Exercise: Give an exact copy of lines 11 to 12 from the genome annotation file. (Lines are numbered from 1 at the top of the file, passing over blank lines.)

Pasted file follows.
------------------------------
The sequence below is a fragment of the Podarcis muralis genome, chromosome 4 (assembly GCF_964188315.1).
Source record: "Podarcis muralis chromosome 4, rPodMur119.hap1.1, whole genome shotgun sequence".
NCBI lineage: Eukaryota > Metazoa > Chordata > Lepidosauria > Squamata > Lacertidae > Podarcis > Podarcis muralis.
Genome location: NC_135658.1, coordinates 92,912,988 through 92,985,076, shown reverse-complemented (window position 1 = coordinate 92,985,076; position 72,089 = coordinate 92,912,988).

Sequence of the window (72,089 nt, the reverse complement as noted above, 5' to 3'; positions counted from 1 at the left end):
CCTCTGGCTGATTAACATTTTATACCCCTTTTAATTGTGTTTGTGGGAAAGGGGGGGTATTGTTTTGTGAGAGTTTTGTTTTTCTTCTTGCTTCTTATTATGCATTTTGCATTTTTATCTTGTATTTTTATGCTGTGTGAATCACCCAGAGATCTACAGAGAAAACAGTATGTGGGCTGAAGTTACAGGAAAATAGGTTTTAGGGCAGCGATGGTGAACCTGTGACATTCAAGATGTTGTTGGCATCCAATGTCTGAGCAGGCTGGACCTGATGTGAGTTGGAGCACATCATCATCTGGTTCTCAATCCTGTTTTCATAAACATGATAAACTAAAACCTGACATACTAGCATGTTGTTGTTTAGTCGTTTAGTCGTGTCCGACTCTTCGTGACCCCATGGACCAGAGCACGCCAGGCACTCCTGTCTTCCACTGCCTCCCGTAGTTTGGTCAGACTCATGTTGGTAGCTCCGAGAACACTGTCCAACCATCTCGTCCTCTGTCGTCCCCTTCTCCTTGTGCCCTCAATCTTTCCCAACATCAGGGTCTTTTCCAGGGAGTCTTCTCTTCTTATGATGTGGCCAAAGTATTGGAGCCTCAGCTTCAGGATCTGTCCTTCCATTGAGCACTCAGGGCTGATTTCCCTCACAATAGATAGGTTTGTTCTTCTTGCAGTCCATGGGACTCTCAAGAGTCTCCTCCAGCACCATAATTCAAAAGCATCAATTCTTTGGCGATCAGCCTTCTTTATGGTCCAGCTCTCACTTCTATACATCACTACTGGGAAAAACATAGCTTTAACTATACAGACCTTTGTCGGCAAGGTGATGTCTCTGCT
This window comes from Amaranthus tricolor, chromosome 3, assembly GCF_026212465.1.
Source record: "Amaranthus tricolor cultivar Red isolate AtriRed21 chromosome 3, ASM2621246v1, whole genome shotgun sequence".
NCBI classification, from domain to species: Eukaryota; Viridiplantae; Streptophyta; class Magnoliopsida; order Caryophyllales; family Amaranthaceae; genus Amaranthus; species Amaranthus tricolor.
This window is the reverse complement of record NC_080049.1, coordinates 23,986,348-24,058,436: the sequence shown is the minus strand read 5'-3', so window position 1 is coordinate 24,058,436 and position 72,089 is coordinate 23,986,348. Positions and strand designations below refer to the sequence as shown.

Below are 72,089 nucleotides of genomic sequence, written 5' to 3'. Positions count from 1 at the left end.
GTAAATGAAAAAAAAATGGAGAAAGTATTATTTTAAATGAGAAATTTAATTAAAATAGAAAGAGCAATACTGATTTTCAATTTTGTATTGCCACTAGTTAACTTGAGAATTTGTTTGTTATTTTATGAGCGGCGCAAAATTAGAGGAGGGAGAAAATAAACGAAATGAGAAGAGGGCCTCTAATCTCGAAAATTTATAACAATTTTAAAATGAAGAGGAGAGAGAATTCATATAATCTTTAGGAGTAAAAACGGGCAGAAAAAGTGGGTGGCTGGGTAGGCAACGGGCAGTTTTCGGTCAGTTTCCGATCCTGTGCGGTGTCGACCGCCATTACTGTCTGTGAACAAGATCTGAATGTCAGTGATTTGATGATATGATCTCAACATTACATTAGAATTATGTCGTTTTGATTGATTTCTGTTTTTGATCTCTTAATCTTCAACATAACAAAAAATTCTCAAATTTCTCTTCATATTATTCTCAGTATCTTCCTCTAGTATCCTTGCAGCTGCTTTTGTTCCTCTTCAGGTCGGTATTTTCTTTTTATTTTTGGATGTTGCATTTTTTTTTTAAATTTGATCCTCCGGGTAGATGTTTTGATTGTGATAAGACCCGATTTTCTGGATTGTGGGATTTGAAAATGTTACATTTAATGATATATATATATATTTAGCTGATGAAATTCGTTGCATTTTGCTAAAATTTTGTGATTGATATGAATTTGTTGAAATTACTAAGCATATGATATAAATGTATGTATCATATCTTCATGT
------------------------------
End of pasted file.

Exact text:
Below are 72,089 nucleotides of genomic sequence, written 5' to 3'. Positions count from 1 at the left end.
GTAAATGAAAAAAAAATGGAGAAAGTATTATTTTAAATGAGAAATTTAATTAAAATAGAAAGAGCAATACTGATTTTCAATTTTGTATTGCCACTAGTTAACTTGAGAATTTGTTTGTTATTTTATGAGCGGCGCAAAATTAGAGGAGGGAGAAAATAAACGAAATGAGAAGAGGGCCTCTAATCTCGAAAATTTATAACAATTTTAAAATGAAGAGGAGAGAGAATTCATATAATCTTTAGGAGTAAAAACGGGCAGAAAAAGTGGGTGGCTGGGTAGGCAACGGGCAGTTTTCGGTCAGTTTCCGATCCTGTGCGGTGTCGACCGCCATTACTGTCTGTGAACAAGATCTGAATGTCAGTGATTTGATGATATGATCTCAACATTACATTAGAATTATGTCGTTTTGATTGATTTCTGTTTTTGATCTCTTAATCTTCAACATAACAAAAAATTCTCAAATTTCTCTTCATATTATTCTCAGTATCTTCCTCTAGTATCCTTGCAGCTGCTTTTGTTCCTCTTCAGGTCGGTATTTTCTTTTTATTTTTGGATGTTGCATTTTTTTTTTAAATTTGATCCTCCGGGTAGATGTTTTGATTGTGATAAGACCCGATTTTCTGGATTGTGGGATTTGAAAATGTTACATTTAATGATATATATATATATTTAGCTGATGAAATTCGTTGCATTTTGCTAAAATTTTGTGATTGATATGAATTTGTTGAAATTACTAAGCATATGATATAAATGTATGTATCATATCTTCATGT